It’s no secret that we live in an age dominated by information and technology. The trouble with living in a digital world is that it’s easy for people to spy on what other people are up to! Data theft is a common problem in today’s modern world, especially when privacy laws get breached by third parties.
If you have a website, it’s likely you have a part of it where sensitive data gets stored. For the most part, web hosts follow data protection and privacy laws. But if you’re paranoid about privacy, should you host your website yourself?
Well, it’s an option that is open to you, although it’s one that is seldom taken by individuals and businesses. The thing about self-hosting a website is that you have to spend a lot of money doing so.
To be honest, it’s not something I would recommend you do. There are plenty of web hosts like CheapWindowsVPS that offer the services you need while maintaining protection and privacy of your data.
Still, if you are adamant that you want to go down the self-hosting route, this handy guide will tell you all you need to know on the subject.
The first thing you need to do is invest in a high-speed Internet connection. You will need to pay for a leased line to the Internet, as you cannot use your existing ADSL or cable connection.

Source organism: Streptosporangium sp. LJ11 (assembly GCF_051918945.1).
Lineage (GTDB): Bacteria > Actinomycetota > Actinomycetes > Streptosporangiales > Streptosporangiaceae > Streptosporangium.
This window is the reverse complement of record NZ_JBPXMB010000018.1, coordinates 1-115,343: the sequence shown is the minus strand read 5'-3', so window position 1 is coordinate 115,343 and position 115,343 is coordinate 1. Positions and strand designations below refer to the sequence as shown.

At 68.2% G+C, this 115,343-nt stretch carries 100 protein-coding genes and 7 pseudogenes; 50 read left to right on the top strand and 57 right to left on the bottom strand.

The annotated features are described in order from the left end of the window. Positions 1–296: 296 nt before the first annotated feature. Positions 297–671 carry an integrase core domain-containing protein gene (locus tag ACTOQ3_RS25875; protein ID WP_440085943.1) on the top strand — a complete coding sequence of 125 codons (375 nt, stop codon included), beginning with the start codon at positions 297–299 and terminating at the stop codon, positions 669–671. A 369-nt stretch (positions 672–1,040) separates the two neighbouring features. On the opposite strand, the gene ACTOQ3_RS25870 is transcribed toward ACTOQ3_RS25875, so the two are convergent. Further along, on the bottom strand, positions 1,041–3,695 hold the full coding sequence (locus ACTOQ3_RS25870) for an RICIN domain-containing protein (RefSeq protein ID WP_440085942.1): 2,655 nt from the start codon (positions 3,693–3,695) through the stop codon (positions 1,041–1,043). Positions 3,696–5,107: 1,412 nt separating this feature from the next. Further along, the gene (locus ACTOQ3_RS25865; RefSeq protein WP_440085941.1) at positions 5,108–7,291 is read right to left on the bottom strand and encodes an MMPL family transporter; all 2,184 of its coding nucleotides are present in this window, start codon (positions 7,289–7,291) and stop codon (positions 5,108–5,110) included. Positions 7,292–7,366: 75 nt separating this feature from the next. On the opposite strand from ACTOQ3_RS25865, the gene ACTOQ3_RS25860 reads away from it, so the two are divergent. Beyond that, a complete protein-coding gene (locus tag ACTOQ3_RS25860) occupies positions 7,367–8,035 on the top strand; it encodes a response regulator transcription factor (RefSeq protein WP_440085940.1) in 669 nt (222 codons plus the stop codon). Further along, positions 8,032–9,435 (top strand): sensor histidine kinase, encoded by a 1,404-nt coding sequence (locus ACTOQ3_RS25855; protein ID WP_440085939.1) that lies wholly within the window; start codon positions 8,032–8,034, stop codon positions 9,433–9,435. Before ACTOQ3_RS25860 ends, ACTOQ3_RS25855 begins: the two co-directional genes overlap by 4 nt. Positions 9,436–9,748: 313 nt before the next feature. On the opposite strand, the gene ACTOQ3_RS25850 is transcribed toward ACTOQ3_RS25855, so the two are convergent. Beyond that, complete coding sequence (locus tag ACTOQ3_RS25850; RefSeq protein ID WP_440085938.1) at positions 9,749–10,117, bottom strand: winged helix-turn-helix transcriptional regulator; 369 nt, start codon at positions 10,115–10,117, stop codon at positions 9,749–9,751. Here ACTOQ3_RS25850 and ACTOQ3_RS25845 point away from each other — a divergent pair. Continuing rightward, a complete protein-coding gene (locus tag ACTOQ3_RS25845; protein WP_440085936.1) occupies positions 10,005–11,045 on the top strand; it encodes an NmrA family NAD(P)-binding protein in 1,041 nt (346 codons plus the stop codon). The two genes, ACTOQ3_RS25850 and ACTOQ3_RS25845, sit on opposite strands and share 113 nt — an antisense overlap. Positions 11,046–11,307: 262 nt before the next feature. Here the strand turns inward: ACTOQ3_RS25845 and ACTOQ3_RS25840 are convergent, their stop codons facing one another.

It’s usually against the ISP’s terms of service to host a web server on a standard domestic or business connection. And there is also the issue of speed. Most standard connections do not offer high upload rates.
That means your website visitors will have to wait around for your site pages to load up! Expect to pay at least $1,000 a month for a leased line suitable for web hosting purposes.
The next thing you need to spend money on is a suitable system capable of running a web server. Any computer can run a web server. But, if you want a system that can serve thousands of visitors at once, you need something that can pack a punch.
Web hosts tend to use blade servers that can get fitted into a rack. As you’re hosting just one website, you don’t need to go that far. You can fit enterprise-grade server parts inside a standard PC tower case. You just need to ensure that the form factor is compatible.
To ensure you don’t lose any data during hardware failure, you should set up a RAID array of two or more hard drives in your server. The drives you use should be hot-swappable, so that no downtime is incurred when you need to install a replacement drive.
Typical costs for brand new server hardware are upwards of $2,000.
Finally, you need to install an enterprise-grade operating system on your web server. Linux is the preferred choice for web hosts, and you can choose from many different flavors of the platform.